Software-defined networking (SDN), the concept that's so hot VMware spent $US1.05 billion buying market leader Nicira, is on the way to becoming a standard for telecommunications networks.
SDN is the networking world’s equivalent of server virtualisation. The latter made it possible to treat a single physical server as several logical virtual servers, thanks to the presence of a hypervisor to manage the resources of the underlying hardware. SDN promises a similar disruption by making it possible for a server to control the network and the appliances that control it, often bypassing the smarts built into bit-moving-boxen.
The push for a standard has emerged from the group of Chief Technology Officers that met as part of the International Telecommunications Union's annual standards events. The CTO group included representatives from Cisco, Ericsson, Huawei, Fujitsu, NTT, NEC and Verizon.
The communiqué (PDF) issued by the group “identified SDN as a potential means to allow carrier networks to develop and deploy new services with great speed and flexibility” and also “requested that ITU-T continue exploring the applications of SDN in access networks, mobile backhaul, broadband network gateways, metro networks, and optical transport networks.”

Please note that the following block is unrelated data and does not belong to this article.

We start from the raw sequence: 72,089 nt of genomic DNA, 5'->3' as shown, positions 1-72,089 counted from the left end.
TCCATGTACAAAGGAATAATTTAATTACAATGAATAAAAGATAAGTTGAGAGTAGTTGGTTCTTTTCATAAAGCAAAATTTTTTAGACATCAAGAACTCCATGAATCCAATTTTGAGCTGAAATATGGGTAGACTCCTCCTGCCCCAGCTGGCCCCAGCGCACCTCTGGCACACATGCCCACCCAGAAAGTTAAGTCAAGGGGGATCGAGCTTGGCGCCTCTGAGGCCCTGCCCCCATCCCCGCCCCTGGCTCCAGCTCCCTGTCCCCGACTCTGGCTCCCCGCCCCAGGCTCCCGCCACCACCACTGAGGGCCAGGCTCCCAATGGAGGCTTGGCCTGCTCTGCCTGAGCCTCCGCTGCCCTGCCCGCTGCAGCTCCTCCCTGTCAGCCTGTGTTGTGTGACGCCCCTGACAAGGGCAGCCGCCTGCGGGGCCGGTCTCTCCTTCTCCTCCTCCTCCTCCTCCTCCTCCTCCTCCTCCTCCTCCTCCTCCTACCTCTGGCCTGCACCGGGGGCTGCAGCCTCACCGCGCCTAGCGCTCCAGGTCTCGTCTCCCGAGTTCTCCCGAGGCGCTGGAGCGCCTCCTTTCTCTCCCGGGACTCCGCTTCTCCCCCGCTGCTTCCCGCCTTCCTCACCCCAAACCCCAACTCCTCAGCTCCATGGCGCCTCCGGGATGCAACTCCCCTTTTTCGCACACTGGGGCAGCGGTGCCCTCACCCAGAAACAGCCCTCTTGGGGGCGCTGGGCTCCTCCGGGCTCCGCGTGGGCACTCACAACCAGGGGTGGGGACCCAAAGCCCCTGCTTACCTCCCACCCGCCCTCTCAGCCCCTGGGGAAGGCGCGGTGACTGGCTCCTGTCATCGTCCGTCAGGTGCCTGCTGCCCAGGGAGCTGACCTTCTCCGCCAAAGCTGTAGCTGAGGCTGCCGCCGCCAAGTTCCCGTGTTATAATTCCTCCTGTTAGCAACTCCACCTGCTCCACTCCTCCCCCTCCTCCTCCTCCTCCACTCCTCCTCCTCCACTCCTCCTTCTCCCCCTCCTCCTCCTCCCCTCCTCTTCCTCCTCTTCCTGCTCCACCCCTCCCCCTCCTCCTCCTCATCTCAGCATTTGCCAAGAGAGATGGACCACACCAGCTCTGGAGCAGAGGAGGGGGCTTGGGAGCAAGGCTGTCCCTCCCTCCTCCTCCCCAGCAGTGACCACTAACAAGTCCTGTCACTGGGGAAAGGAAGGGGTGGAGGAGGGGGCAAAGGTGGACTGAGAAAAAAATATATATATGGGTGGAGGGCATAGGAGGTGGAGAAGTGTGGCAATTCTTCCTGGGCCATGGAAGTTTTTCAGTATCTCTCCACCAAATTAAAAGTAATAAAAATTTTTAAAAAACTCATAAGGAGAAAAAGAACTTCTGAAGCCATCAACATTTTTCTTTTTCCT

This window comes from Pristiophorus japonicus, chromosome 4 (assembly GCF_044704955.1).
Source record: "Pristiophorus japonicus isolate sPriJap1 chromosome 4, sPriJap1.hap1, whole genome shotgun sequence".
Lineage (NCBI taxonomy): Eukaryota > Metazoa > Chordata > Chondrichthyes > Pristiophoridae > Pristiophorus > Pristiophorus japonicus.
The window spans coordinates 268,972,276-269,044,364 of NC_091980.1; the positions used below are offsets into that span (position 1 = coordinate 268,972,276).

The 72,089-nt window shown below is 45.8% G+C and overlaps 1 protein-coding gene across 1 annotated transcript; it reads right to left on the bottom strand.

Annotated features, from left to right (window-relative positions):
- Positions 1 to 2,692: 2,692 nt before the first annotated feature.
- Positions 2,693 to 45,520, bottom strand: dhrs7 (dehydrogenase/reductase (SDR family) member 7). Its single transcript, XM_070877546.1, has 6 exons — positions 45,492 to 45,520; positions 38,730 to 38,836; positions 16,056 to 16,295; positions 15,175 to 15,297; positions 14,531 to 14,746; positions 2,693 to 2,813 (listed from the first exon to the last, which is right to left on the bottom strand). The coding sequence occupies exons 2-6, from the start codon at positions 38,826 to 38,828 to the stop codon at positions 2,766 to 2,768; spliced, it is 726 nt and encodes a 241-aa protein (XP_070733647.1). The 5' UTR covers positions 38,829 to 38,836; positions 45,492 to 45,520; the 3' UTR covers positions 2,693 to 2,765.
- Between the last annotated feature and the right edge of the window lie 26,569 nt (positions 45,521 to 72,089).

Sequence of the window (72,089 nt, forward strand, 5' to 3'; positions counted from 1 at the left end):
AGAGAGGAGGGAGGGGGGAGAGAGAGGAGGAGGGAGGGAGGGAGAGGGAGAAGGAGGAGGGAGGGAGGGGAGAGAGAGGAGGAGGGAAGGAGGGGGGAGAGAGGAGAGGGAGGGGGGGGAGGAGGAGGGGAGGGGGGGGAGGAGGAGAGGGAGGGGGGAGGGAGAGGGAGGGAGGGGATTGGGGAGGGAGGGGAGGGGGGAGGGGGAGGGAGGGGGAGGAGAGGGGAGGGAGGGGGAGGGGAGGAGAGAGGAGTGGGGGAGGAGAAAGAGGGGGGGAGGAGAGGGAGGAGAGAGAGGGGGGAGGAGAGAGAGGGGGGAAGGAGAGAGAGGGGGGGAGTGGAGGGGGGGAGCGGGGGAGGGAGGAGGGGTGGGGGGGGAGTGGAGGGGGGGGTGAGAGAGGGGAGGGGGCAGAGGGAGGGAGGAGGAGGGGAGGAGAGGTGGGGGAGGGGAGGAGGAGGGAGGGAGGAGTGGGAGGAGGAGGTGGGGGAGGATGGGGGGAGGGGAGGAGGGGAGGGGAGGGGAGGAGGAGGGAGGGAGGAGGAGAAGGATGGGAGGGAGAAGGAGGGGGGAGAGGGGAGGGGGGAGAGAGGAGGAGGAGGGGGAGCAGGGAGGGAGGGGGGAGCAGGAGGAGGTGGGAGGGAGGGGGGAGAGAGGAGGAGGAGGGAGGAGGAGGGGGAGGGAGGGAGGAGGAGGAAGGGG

The CTOs also recommended that the ITU establish a Focus Group and figure out how it can make a contribution to SDN standards without repeating work being undertaken by other organisations.
The move to standardise SDN is a further sign of the technique’s popularity and potency, but may also be viewed as a useful flanking move by Cisco, which is often considered the company with most to lose if generic servers and a software stack take control of networks.
VMware has repeatedly said it does not see its Nicira acquisition as a threat to Cisco, which it says could repeat Intel’s experience of chasing in by building virtualisation-friendly features into its products.
An ITU spokesperson has told The Register the The World Telecommunication Standardization Assembly (WTSA) will likely sign off on an ITU SDN effort this week. ®